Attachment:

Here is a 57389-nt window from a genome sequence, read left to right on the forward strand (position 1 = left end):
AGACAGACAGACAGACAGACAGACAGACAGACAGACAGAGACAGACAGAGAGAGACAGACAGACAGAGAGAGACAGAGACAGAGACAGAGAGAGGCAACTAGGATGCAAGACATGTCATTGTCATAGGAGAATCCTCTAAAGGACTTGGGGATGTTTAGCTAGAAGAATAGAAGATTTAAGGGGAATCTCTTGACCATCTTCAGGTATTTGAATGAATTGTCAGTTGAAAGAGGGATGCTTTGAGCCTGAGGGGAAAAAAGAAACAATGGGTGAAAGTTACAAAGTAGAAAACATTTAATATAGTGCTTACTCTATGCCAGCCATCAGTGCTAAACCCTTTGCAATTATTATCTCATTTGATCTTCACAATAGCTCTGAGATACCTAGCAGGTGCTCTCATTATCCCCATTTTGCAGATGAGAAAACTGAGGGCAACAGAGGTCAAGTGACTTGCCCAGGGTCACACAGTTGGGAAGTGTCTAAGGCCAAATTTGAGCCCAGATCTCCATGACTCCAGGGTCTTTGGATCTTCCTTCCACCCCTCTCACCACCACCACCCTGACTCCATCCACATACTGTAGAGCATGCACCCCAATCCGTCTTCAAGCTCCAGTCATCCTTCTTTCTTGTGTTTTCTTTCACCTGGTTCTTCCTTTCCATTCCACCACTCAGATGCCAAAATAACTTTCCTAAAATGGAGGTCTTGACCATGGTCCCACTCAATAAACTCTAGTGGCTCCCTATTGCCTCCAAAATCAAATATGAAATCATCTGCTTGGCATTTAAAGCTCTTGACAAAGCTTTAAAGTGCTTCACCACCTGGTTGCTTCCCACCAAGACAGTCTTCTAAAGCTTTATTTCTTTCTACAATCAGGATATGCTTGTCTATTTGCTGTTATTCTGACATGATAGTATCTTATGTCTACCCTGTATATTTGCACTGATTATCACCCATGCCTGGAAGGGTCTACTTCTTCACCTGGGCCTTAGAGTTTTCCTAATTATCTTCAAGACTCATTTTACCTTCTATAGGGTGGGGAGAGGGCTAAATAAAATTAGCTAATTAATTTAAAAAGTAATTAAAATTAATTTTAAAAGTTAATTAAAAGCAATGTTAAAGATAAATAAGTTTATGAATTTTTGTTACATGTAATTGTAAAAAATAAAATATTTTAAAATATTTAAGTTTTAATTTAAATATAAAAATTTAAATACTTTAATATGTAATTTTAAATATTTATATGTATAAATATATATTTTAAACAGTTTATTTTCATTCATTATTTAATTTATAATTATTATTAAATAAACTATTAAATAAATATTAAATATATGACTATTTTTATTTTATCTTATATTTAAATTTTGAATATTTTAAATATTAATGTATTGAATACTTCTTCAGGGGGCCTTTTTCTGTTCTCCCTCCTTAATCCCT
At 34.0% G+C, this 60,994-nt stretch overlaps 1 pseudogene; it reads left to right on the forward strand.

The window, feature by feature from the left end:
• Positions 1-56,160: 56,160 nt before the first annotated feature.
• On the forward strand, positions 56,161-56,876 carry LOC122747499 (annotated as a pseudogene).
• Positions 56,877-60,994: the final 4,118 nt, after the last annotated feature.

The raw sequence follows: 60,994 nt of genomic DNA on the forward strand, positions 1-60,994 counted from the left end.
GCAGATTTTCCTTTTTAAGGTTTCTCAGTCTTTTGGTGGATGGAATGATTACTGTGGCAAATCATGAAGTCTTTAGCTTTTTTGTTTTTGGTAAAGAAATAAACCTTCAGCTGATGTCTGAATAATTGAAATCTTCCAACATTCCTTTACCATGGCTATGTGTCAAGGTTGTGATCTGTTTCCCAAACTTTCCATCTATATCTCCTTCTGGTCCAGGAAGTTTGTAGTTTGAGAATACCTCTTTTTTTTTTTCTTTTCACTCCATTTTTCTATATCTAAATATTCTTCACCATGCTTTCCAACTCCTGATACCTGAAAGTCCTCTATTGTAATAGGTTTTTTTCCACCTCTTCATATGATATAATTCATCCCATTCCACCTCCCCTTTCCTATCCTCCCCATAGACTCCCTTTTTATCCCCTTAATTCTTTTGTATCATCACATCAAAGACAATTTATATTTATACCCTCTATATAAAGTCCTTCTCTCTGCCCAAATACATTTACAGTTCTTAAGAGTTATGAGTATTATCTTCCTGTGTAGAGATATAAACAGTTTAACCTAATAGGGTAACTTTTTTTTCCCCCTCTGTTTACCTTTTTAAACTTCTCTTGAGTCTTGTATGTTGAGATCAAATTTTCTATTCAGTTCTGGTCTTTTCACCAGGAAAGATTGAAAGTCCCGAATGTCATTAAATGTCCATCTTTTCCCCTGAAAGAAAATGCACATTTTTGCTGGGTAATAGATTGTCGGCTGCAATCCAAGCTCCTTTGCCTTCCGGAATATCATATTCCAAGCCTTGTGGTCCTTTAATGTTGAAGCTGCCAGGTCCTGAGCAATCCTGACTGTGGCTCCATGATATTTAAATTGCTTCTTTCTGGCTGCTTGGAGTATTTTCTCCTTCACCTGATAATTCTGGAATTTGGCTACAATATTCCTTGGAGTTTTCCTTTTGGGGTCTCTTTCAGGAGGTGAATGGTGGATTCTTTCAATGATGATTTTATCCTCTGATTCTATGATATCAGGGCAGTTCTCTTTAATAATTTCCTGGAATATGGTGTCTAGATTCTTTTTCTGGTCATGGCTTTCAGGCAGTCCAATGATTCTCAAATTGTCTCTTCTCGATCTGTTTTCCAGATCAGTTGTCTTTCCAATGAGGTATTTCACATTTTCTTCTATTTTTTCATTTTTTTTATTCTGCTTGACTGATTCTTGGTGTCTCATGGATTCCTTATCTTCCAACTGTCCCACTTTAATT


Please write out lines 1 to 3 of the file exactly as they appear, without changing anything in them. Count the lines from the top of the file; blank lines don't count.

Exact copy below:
Here is a 57389-nt window from a genome sequence, read left to right on the forward strand (position 1 = left end):
AGACAGACAGACAGACAGACAGACAGACAGACAGACAGAGACAGACAGAGAGAGACAGACAGACAGAGAGAGACAGAGACAGAGACAGAGAGAGGCAACTAGGATGCAAGACATGTCATTGTCATAGGAGAATCCTCTAAAGGACTTGGGGATGTTTAGCTAGAAGAATAGAAGATTTAAGGGGAATCTCTTGACCATCTTCAGGTATTTGAATGAATTGTCAGTTGAAAGAGGGATGCTTTGAGCCTGAGGGGAAAAAAGAAACAATGGGTGAAAGTTACAAAGTAGAAAACATTTAATATAGTGCTTACTCTATGCCAGCCATCAGTGCTAAACCCTTTGCAATTATTATCTCATTTGATCTTCACAATAGCTCTGAGATACCTAGCAGGTGCTCTCATTATCCCCATTTTGCAGATGAGAAAACTGAGGGCAACAGAGGTCAAGTGACTTGCCCAGGGTCACACAGTTGGGAAGTGTCTAAGGCCAAATTTGAGCCCAGATCTCCATGACTCCAGGGTCTTTGGATCTTCCTTCCACCCCTCTCACCACCACCACCCTGACTCCATCCACATACTGTAGAGCATGCACCCCAATCCGTCTTCAAGCTCCAGTCATCCTTCTTTCTTGTGTTTTCTTTCACCTGGTTCTTCCTTTCCATTCCACCACTCAGATGCCAAAATAACTTTCCTAAAATGGAGGTCTTGACCATGGTCCCACTCAATAAACTCTAGTGGCTCCCTATTGCCTCCAAAATCAAATATGAAATCATCTGCTTGGCATTTAAAGCTCTTGACAAAGCTTTAAAGTGCTTCACCACCTGGTTGCTTCCCACCAAGACAGTCTTCTAAAGCTTTATTTCTTTCTACAATCAGGATATGCTTGTCTATTTGCTGTTATTCTGACATGATAGTATCTTATGTCTACCCTGTATATTTGCACTGATTATCACCCATGCCTGGAAGGGTCTACTTCTTCACCTGGGCCTTAGAGTTTTCCTAATTATCTTCAAGACTCATTTTACCTTCTATAGGGTGGGGAGAGGGCTAAATAAAATTAGCTAATTAATTTAAAAAGTAATTAAAATTAATTTTAAAAGTTAATTAAAAGCAATGTTAAAGATAAATAAGTTTATGAATTTTTGTTACATGTAATTGTAAAAAATAAAATATTTTAAAATATTTAAGTTTTAATTTAAATATAAAAATTTAAATACTTTAATATGTAATTTTAAATATTTATATGTATAAATATATATTTTAAACAGTTTATTTTCATTCATTATTTAATTTATAATTATTATTAAATAAACTATTAAATAAATATTAAATATATGACTATTTTTATTTTATCTTATATTTAAATTTTGAATATTTTAAATATTAATGTATTGAATACTTCTTCAGGGGGCCTTTTTCTGTTCTCCCTCCTTAATCCCT
At 34.0% G+C, this 60,994-nt stretch overlaps 1 pseudogene; it reads left to right on the forward strand.